Image from page 42 of "The London & North-Western Railway" (1911)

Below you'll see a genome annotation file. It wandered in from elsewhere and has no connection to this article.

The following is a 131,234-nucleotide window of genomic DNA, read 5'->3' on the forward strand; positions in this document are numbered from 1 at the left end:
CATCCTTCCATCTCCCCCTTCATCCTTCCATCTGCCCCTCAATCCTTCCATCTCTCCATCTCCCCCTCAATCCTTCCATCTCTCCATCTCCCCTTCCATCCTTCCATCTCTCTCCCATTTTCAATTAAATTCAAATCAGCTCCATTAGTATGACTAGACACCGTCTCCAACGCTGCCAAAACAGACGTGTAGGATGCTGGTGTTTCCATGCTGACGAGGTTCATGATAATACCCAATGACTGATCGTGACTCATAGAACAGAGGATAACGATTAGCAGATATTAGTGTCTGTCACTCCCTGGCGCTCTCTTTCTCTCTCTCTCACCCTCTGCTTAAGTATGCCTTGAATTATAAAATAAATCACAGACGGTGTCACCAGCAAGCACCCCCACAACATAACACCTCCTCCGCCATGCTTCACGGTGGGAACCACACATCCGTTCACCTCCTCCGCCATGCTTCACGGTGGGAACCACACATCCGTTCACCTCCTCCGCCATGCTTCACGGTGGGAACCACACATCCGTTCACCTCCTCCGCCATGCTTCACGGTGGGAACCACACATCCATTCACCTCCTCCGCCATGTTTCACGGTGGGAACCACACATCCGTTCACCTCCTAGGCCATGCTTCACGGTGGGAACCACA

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Identifier: londonnorthweste00eyre Title: The London & North-Western Railway Year: 1911 (1910s) Authors: Eyre-Todd, George, 1862-1937 Subjects: London and North-Western Railway Railroads -- Great Britain Great Britain -- Description and travel Publisher: London : A. and C. Black Contributing Library: New York Public Library Digitizing Sponsor: MSN View Book Page: Book Viewer About This Book: Catalog Entry View All Images: All Images From Book Click here to view book online to see this illustration in context in a browseable online version of this book. Text Appearing Before Image: he loser, filled with chagrin andjealousy, enlisted a witchs help, and a demon steedwas provided. On the way to church this steed bolted,pursued by the bridegroom. He came up with it onthe heights of Penmaenmawr, and just as he laid holdof his bride both horses and their riders plungedheadlong over the cliff. Overlooking the Lake of Llanberis on the westernslopes of Snowdon, Dolbadarn guarded one of the fivegreat passes which led into the heart of Wild Wales.It is the Welsh Chillon, for within its walls for twenty-three years, from 1254 to I277> Llewellyn, the lastPrince of Wales, imprisoned his brother Owen Goch 32 The Castles of Old Wales (Owen the Red) for taking part in rebellion againsthim. The fate of the captive was the subject of apoem by a Welsh Byron of his own time: From yonder heights a captives sighsAre wafted towards me by the gale ;There chained, abandoned, Owen lies, And I still live to tell the tale-To tell how, by a brothers doom,Yon towers are Owens living tomb ! Text Appearing After Image: Snowdon from Llyn Llydaw. David, another brother of Llewellyn — he whoinstigated the prince to the fatal rising againstEdward I. on the strength of a prophecy of Merlin—held the stronghold, after Llewellyns death, againstthe Earl of Pembroke, but was forced to escape fromit and hide with his wife and children among the wild L. & N.W. 33 5 London and North-Western Railway marshes and glens about Snowdon, till captured atlast and carried off to his cruel execution. On the eastern side of Snowdon again, on the linesouth of Bettws-y-Coed, the upper end of the Vale ofConway is dominated by the ruin of DolwyddelenCastle. This is said to have been built about theyear 500 by a Welsh prince whose name has been for-gotten, and it is alluded to by Southey in his Madoc.2But its chief memory is the fact that within its wallsLlewellyn the Great was born. It is believed to havebeen the last stronghold in Wales to hold out againstEdward I. The king had pushed his conquest and hispursuit of Da Note About Images Please note that these images are extracted from scanned page images that may have been digitally enhanced for readability - coloration and appearance of these illustrations may not perfectly resemble the original work.


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